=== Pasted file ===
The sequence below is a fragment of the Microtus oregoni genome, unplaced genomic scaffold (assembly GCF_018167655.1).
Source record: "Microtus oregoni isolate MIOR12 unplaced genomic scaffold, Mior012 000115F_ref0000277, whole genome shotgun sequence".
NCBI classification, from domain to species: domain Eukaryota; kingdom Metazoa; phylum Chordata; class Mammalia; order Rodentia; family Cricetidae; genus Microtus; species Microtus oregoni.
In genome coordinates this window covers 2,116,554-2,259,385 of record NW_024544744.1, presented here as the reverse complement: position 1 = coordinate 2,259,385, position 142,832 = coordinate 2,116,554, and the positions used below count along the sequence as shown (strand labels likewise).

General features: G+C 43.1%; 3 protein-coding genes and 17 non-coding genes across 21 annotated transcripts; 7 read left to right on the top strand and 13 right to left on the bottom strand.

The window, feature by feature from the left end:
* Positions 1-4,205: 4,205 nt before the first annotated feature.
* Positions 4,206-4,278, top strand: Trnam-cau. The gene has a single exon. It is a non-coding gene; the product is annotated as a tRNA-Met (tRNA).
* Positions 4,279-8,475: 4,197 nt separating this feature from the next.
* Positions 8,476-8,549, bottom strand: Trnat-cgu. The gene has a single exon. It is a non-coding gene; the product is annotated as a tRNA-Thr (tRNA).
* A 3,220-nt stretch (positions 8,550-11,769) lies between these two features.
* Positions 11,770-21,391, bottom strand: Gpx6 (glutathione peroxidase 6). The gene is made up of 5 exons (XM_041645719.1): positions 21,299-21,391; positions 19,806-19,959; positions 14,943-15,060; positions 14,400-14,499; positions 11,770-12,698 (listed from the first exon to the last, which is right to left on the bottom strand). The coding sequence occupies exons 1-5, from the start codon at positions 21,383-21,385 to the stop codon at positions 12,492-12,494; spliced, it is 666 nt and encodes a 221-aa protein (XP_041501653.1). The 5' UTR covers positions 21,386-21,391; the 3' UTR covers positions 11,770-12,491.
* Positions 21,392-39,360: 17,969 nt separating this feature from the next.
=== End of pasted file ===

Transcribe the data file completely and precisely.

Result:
The sequence below is a fragment of the Microtus oregoni genome, unplaced genomic scaffold (assembly GCF_018167655.1).
Source record: "Microtus oregoni isolate MIOR12 unplaced genomic scaffold, Mior012 000115F_ref0000277, whole genome shotgun sequence".
NCBI classification, from domain to species: domain Eukaryota; kingdom Metazoa; phylum Chordata; class Mammalia; order Rodentia; family Cricetidae; genus Microtus; species Microtus oregoni.
In genome coordinates this window covers 2,116,554-2,259,385 of record NW_024544744.1, presented here as the reverse complement: position 1 = coordinate 2,259,385, position 142,832 = coordinate 2,116,554, and the positions used below count along the sequence as shown (strand labels likewise).

General features: G+C 43.1%; 3 protein-coding genes and 17 non-coding genes across 21 annotated transcripts; 7 read left to right on the top strand and 13 right to left on the bottom strand.

The window, feature by feature from the left end:
* Positions 1-4,205: 4,205 nt before the first annotated feature.
* Positions 4,206-4,278, top strand: Trnam-cau. The gene has a single exon. It is a non-coding gene; the product is annotated as a tRNA-Met (tRNA).
* Positions 4,279-8,475: 4,197 nt separating this feature from the next.
* Positions 8,476-8,549, bottom strand: Trnat-cgu. The gene has a single exon. It is a non-coding gene; the product is annotated as a tRNA-Thr (tRNA).
* A 3,220-nt stretch (positions 8,550-11,769) lies between these two features.
* Positions 11,770-21,391, bottom strand: Gpx6 (glutathione peroxidase 6). The gene is made up of 5 exons (XM_041645719.1): positions 21,299-21,391; positions 19,806-19,959; positions 14,943-15,060; positions 14,400-14,499; positions 11,770-12,698 (listed from the first exon to the last, which is right to left on the bottom strand). The coding sequence occupies exons 1-5, from the start codon at positions 21,383-21,385 to the stop codon at positions 12,492-12,494; spliced, it is 666 nt and encodes a 221-aa protein (XP_041501653.1). The 5' UTR covers positions 21,386-21,391; the 3' UTR covers positions 11,770-12,491.
* Positions 21,392-39,360: 17,969 nt separating this feature from the next.